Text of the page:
First, I believe I've seen this question discussed here before, but I cannot find it. My apologies if you do find it.
I'm starting a new project, and trying to figure out why IsResolved and/or ResolvedOn make more sense to me than Resolved. Obviously, when something is named "CompanyName" (for example), I'm fairly confident I'll test it as a string. However, when I see "Resolved", and I know the object it describes may not have a valid value for a resolution date, it bothers me that I have to inspect the type to determine how to test it: for undefined/null/etc. (as a date), or as a boolean value.
Is it reasonable to claim that Is and On typically do more than declare the variable type; they declare the intent? Or perhaps simply that it makes the code clearer for some other reason I'm not quite able to codify?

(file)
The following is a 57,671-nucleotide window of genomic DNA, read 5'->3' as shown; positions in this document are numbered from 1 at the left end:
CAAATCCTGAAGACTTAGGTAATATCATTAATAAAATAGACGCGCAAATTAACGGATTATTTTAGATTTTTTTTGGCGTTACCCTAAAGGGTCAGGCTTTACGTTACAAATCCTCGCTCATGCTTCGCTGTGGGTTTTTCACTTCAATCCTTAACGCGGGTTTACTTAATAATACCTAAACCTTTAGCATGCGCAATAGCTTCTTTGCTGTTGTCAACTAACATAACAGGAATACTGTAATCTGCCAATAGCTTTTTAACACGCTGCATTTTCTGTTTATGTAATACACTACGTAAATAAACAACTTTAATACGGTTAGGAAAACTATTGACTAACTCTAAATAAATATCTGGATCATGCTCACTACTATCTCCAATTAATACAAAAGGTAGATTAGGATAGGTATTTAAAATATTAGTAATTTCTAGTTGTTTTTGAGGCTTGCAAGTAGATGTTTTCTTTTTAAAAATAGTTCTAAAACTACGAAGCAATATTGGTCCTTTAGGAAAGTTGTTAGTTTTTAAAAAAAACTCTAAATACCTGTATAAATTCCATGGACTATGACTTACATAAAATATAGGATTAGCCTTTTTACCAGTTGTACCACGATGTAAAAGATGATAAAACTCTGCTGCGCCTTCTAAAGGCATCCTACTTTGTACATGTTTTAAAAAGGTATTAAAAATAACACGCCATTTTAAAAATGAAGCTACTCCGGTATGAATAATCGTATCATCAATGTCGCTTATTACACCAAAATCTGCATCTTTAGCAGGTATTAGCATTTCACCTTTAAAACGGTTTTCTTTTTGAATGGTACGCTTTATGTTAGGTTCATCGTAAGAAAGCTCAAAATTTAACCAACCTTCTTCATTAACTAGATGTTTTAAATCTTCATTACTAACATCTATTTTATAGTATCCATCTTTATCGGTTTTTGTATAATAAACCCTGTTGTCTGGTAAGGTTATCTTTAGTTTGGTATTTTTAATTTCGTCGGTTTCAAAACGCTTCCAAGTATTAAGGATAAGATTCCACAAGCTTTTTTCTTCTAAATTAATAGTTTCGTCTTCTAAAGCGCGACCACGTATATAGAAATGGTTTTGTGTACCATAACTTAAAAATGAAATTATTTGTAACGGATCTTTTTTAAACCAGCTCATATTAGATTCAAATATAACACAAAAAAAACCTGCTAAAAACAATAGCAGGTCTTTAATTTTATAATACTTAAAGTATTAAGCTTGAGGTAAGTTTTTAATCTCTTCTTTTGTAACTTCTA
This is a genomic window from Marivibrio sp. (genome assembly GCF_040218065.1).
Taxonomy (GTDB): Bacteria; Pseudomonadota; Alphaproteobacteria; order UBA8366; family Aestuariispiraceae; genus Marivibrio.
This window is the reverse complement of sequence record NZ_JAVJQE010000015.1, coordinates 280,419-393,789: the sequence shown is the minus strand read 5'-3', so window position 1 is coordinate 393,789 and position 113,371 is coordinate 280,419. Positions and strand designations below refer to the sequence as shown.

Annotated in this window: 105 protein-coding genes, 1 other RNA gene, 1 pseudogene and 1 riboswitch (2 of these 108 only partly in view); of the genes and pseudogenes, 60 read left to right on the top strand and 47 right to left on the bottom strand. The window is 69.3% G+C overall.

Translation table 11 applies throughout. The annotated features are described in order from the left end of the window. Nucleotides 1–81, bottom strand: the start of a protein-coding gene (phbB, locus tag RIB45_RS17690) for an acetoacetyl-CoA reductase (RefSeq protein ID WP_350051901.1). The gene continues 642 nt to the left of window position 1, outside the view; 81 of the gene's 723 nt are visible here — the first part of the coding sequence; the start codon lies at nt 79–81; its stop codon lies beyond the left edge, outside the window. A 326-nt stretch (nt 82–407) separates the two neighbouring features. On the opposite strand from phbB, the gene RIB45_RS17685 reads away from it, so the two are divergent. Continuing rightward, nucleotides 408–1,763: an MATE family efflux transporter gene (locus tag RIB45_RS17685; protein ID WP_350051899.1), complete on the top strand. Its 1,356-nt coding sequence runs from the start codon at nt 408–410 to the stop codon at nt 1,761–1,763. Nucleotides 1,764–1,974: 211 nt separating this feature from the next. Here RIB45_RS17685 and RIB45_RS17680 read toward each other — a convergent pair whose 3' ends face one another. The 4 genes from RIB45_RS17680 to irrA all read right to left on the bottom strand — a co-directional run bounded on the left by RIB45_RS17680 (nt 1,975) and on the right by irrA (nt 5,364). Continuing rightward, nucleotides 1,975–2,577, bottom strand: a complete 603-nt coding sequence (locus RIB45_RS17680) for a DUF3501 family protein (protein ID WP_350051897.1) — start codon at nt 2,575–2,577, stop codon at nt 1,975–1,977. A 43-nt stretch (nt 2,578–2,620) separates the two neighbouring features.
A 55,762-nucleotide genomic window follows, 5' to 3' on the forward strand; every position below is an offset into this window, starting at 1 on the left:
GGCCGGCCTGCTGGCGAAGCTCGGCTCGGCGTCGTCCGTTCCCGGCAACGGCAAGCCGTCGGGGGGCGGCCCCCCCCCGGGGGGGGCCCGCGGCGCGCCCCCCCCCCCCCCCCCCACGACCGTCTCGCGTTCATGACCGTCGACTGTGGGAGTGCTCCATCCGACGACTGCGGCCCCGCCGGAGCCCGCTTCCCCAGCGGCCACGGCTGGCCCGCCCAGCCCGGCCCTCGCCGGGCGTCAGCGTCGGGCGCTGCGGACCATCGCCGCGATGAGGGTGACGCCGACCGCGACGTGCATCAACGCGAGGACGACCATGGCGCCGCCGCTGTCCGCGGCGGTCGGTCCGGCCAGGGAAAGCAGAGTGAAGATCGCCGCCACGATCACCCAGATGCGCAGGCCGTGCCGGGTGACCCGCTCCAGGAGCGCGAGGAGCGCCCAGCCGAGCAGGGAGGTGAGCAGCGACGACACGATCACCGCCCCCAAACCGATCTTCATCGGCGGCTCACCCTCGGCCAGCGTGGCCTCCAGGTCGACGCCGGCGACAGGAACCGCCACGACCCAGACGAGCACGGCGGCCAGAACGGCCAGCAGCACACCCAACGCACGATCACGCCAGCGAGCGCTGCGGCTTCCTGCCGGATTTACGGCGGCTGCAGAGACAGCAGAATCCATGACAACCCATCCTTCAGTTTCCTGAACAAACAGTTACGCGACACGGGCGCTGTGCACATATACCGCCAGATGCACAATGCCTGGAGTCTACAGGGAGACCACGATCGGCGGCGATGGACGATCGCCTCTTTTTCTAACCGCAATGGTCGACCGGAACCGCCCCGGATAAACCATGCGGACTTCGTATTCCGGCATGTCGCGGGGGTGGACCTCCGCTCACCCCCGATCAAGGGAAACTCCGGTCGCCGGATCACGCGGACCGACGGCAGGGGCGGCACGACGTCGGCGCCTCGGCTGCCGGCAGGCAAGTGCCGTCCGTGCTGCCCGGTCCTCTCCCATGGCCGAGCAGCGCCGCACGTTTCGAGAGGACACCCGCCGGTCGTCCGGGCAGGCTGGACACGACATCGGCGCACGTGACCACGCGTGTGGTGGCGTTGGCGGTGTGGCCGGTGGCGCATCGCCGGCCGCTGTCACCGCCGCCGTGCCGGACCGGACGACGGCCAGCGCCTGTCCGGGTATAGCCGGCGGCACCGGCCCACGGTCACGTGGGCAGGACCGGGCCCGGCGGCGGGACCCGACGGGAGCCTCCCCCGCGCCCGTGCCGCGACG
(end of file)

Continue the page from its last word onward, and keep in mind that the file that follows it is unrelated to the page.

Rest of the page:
Arguing the other side, if I look at the type of Resolved, and see that it is a boolean, I will have my answer. Perhaps this is no different than knowing that I'll need to inspect a "Feasibility" variable to determine if it is an int, enum, or something else. (Although perhaps just that means "Feasbility" would be a sub-optimal name also.) And regardless, in the case of "ResolvedOn", I still have to inspect whether it is nullable to determine if I additionally need to inspect an "IsResolved" value. What is the point of the verbosity, encoding a second time in the variable name that which can be deduced from the type?
Please give me a hand understanding why Is[Property] and [Property]On make sense to me, although Hungarian in general does not. Or, explain why an exception like this wouldn't make sense?